“I think more kids are looking at in-state schools, and affordability is a major factor when kids are choosing their schools,” she said.
Last year, Steamboat Springs High School sent 87 percent of its graduates on to post-secondary schools or training. Sixty-eight percent of the Class of 2009 are attending four-year colleges or universities, 19 percent enrolled in community colleges or trade schools, and 3 percent entered the military. Ten percent have entered the workforce or are doing something else, according to statistics compiled by the high school.
Moss said it’s too early to determine what this year’s senior class of about 160 students will do.
Of this year’s Hayden High School senior class of 42 students, Dolence said 19 have applied to four-year institutions, 19 have applied to attend community colleges or trade schools, and one student plans to enter the military.
Dolence said she’s also encouraging students to visit campuses.
Last month, Soroco High School counselor Lisa Omori and two staff members took a group of 22 of the 29 seniors on an overnight trip to visit the University of Wyoming, Colorado State University, the University of Northern Colorado and the University of Colorado at Boulder.
Taking students on college trips is something Soroco has done in the past, but Omori said they’ve never taken so many students or gone to as many schools. The trip, funded through a grant, paid for students who fit certain financial criteria.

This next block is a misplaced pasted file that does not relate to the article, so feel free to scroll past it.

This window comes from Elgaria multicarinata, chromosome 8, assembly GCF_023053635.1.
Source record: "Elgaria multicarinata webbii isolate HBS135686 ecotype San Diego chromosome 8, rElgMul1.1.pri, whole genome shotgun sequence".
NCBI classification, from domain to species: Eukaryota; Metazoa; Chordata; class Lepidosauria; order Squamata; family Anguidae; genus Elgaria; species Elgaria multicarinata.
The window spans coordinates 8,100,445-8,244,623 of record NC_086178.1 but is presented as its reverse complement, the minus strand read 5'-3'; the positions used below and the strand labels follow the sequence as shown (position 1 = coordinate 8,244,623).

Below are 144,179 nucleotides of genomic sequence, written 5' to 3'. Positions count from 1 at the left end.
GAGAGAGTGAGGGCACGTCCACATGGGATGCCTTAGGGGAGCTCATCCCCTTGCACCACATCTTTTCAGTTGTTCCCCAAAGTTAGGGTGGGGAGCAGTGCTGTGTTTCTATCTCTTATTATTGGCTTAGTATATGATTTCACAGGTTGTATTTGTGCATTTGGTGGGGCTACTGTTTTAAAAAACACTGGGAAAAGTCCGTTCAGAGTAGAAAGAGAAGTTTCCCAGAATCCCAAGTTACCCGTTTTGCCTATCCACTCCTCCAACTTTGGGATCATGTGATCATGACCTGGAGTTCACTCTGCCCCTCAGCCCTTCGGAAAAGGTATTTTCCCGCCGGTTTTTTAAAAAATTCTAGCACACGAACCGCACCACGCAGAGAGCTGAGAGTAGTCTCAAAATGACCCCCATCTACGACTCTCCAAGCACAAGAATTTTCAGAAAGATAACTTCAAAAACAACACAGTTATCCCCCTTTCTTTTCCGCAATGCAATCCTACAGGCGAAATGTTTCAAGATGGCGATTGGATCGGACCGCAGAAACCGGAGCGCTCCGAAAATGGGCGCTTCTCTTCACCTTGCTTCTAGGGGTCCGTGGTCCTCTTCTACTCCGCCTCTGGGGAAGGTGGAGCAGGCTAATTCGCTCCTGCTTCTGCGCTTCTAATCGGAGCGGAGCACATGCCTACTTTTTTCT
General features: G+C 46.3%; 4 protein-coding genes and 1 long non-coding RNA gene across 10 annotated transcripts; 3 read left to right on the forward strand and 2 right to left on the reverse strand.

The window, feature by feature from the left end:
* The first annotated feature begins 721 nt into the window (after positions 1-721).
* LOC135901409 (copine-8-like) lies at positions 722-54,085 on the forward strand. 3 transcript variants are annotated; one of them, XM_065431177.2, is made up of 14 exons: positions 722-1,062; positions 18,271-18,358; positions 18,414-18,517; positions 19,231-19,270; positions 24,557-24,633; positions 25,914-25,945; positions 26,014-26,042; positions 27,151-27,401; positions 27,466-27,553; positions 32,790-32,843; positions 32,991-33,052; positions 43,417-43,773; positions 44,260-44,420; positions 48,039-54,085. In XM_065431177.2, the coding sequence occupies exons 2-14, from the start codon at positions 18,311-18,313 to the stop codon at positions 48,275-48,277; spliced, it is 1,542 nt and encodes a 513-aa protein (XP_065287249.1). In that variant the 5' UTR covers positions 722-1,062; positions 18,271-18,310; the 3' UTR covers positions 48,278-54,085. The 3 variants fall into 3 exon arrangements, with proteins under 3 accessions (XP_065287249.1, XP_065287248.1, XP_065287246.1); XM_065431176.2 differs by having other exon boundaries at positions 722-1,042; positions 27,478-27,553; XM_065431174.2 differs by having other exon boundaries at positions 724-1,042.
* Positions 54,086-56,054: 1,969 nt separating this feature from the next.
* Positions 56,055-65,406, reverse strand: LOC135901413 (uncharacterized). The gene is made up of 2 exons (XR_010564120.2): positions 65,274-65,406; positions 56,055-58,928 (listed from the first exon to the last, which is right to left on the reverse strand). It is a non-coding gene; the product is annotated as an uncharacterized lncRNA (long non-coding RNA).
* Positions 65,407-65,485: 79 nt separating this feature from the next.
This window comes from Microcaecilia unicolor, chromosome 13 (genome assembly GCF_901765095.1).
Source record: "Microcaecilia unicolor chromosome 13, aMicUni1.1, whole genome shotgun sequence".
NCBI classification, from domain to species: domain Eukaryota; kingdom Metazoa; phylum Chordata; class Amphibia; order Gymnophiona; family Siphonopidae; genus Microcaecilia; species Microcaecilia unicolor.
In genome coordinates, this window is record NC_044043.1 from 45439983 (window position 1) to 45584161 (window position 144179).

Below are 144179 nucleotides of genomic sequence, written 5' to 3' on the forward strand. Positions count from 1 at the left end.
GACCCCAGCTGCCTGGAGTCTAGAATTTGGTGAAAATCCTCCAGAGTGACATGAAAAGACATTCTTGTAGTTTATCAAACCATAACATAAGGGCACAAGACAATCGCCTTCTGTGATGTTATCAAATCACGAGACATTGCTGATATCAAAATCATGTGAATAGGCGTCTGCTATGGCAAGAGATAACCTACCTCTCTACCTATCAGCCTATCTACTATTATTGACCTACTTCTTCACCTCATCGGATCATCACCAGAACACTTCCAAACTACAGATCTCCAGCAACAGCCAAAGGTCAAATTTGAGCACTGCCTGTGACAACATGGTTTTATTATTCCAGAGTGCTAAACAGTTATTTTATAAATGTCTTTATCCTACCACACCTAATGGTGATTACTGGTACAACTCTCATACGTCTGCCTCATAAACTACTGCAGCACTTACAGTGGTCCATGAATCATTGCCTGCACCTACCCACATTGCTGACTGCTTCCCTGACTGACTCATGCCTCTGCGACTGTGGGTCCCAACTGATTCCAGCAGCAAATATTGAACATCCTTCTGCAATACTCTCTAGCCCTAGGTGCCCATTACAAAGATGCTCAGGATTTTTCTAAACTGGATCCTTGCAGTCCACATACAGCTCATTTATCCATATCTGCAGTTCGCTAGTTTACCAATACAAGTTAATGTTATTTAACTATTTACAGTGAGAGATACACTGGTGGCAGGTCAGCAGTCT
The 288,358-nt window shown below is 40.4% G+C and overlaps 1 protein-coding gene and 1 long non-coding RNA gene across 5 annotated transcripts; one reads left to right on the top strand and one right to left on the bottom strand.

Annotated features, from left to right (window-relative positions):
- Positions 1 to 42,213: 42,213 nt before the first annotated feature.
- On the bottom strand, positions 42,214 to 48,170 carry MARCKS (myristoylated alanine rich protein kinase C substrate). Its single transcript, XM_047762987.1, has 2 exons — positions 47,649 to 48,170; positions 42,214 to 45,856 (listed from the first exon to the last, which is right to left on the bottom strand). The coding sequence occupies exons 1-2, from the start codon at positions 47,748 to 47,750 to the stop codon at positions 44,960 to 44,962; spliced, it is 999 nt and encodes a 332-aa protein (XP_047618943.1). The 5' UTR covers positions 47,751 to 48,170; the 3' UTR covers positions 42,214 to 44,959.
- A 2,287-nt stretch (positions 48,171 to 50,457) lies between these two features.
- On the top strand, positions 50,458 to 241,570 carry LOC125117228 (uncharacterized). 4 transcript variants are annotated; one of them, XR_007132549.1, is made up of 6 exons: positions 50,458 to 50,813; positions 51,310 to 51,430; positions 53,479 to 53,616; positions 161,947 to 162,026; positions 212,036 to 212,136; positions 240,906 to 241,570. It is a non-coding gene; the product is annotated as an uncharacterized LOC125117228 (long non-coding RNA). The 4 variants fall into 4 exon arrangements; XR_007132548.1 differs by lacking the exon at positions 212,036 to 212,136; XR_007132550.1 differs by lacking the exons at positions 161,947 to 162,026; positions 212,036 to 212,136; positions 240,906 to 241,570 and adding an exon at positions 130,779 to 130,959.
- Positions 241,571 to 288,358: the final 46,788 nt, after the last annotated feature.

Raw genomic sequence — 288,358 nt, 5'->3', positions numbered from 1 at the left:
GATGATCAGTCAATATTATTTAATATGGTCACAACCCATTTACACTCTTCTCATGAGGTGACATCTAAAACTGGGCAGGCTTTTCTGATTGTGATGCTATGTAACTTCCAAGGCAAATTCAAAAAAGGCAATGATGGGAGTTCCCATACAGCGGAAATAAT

She said the trip was intended in part to get some students, who may be the first generation in their families to attend college, and their families more involved in the process.
“The sooner they know where they’re headed, I think the sooner they can get the financial piece in place,” Omori said.
On Monday, Moss met with students in Julie Brownell’s college and career prep class to discuss the portfolios students will create to apply for local scholarships.
The portfolios will include the information students will need to “market themselves,” Moss said. They’ll include a cover sheet, résumé, transcript, letters of recommendation, college essays and the scholarship application.
She said starting early also is important for local and college scholarships and federal financial aid programs.